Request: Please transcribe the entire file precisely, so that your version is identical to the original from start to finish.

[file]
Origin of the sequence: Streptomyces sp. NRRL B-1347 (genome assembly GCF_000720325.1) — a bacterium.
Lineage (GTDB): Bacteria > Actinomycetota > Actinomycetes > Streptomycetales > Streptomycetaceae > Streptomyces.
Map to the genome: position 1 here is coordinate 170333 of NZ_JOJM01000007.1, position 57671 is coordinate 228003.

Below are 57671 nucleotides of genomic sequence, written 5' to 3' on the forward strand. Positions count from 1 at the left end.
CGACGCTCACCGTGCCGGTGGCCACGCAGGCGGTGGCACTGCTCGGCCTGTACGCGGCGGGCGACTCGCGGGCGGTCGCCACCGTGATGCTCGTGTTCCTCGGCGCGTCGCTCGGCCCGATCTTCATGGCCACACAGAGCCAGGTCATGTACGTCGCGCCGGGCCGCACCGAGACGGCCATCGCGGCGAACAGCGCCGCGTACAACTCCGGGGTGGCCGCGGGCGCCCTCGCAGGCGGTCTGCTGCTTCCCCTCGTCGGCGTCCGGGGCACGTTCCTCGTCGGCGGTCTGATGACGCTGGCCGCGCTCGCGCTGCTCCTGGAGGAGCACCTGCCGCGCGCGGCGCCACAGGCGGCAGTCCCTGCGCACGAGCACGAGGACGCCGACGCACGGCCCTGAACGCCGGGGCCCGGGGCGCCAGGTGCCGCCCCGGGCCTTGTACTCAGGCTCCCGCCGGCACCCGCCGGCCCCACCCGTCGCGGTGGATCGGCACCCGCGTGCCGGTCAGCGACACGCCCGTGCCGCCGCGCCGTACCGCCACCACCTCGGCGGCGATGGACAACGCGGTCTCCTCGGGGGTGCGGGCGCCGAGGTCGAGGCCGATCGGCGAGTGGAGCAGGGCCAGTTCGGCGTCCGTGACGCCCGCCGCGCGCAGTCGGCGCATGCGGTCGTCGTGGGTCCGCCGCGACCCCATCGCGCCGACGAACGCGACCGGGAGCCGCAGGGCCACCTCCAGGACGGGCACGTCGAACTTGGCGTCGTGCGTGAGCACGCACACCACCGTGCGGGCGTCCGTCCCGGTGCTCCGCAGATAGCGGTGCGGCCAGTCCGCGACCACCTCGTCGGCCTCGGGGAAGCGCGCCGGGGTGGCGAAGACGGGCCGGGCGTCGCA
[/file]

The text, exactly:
Origin of the sequence: Streptomyces sp. NRRL B-1347 (genome assembly GCF_000720325.1) — a bacterium.
Lineage (GTDB): Bacteria > Actinomycetota > Actinomycetes > Streptomycetales > Streptomycetaceae > Streptomyces.
Map to the genome: position 1 here is coordinate 170333 of NZ_JOJM01000007.1, position 57671 is coordinate 228003.

Below are 57671 nucleotides of genomic sequence, written 5' to 3' on the forward strand. Positions count from 1 at the left end.
CGACGCTCACCGTGCCGGTGGCCACGCAGGCGGTGGCACTGCTCGGCCTGTACGCGGCGGGCGACTCGCGGGCGGTCGCCACCGTGATGCTCGTGTTCCTCGGCGCGTCGCTCGGCCCGATCTTCATGGCCACACAGAGCCAGGTCATGTACGTCGCGCCGGGCCGCACCGAGACGGCCATCGCGGCGAACAGCGCCGCGTACAACTCCGGGGTGGCCGCGGGCGCCCTCGCAGGCGGTCTGCTGCTTCCCCTCGTCGGCGTCCGGGGCACGTTCCTCGTCGGCGGTCTGATGACGCTGGCCGCGCTCGCGCTGCTCCTGGAGGAGCACCTGCCGCGCGCGGCGCCACAGGCGGCAGTCCCTGCGCACGAGCACGAGGACGCCGACGCACGGCCCTGAACGCCGGGGCCCGGGGCGCCAGGTGCCGCCCCGGGCCTTGTACTCAGGCTCCCGCCGGCACCCGCCGGCCCCACCCGTCGCGGTGGATCGGCACCCGCGTGCCGGTCAGCGACACGCCCGTGCCGCCGCGCCGTACCGCCACCACCTCGGCGGCGATGGACAACGCGGTCTCCTCGGGGGTGCGGGCGCCGAGGTCGAGGCCGATCGGCGAGTGGAGCAGGGCCAGTTCGGCGTCCGTGACGCCCGCCGCGCGCAGTCGGCGCATGCGGTCGTCGTGGGTCCGCCGCGACCCCATCGCGCCGACGAACGCGACCGGGAGCCGCAGGGCCACCTCCAGGACGGGCACGTCGAACTTGGCGTCGTGCGTGAGCACGCACACCACCGTGCGGGCGTCCGTCCCGGTGCTCCGCAGATAGCGGTGCGGCCAGTCCGCGACCACCTCGTCGGCCTCGGGGAAGCGCGCCGGGGTGGCGAAGACGGGCCGGGCGTCGCA